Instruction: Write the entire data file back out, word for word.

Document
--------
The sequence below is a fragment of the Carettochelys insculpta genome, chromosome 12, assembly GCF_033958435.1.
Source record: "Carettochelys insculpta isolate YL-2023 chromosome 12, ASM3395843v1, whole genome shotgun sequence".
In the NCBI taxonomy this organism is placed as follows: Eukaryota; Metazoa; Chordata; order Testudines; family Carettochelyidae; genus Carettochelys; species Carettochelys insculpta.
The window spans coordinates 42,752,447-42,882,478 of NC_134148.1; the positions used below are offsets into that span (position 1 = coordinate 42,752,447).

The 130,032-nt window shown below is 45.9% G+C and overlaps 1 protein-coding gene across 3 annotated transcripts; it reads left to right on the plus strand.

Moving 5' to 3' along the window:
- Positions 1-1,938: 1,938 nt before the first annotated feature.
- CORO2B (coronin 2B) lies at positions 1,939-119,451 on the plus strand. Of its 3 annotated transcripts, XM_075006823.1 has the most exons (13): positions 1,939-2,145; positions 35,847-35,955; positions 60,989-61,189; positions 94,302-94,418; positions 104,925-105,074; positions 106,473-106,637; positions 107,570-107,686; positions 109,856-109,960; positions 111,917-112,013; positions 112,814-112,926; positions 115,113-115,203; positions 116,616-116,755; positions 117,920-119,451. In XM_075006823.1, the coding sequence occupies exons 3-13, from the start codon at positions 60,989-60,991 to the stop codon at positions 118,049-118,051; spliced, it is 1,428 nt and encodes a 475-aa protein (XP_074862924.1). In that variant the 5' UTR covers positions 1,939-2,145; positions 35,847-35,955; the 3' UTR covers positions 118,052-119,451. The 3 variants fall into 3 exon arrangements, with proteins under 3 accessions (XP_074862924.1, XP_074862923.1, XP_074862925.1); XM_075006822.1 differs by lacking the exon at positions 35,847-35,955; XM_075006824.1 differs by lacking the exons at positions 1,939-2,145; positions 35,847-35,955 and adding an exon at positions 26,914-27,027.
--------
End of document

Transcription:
The sequence below is a fragment of the Carettochelys insculpta genome, chromosome 12, assembly GCF_033958435.1.
Source record: "Carettochelys insculpta isolate YL-2023 chromosome 12, ASM3395843v1, whole genome shotgun sequence".
In the NCBI taxonomy this organism is placed as follows: Eukaryota; Metazoa; Chordata; order Testudines; family Carettochelyidae; genus Carettochelys; species Carettochelys insculpta.
The window spans coordinates 42,752,447-42,882,478 of NC_134148.1; the positions used below are offsets into that span (position 1 = coordinate 42,752,447).

The 130,032-nt window shown below is 45.9% G+C and overlaps 1 protein-coding gene across 3 annotated transcripts; it reads left to right on the plus strand.

Moving 5' to 3' along the window:
- Positions 1-1,938: 1,938 nt before the first annotated feature.
- CORO2B (coronin 2B) lies at positions 1,939-119,451 on the plus strand. Of its 3 annotated transcripts, XM_075006823.1 has the most exons (13): positions 1,939-2,145; positions 35,847-35,955; positions 60,989-61,189; positions 94,302-94,418; positions 104,925-105,074; positions 106,473-106,637; positions 107,570-107,686; positions 109,856-109,960; positions 111,917-112,013; positions 112,814-112,926; positions 115,113-115,203; positions 116,616-116,755; positions 117,920-119,451. In XM_075006823.1, the coding sequence occupies exons 3-13, from the start codon at positions 60,989-60,991 to the stop codon at positions 118,049-118,051; spliced, it is 1,428 nt and encodes a 475-aa protein (XP_074862924.1). In that variant the 5' UTR covers positions 1,939-2,145; positions 35,847-35,955; the 3' UTR covers positions 118,052-119,451. The 3 variants fall into 3 exon arrangements, with proteins under 3 accessions (XP_074862924.1, XP_074862923.1, XP_074862925.1); XM_075006822.1 differs by lacking the exon at positions 35,847-35,955; XM_075006824.1 differs by lacking the exons at positions 1,939-2,145; positions 35,847-35,955 and adding an exon at positions 26,914-27,027.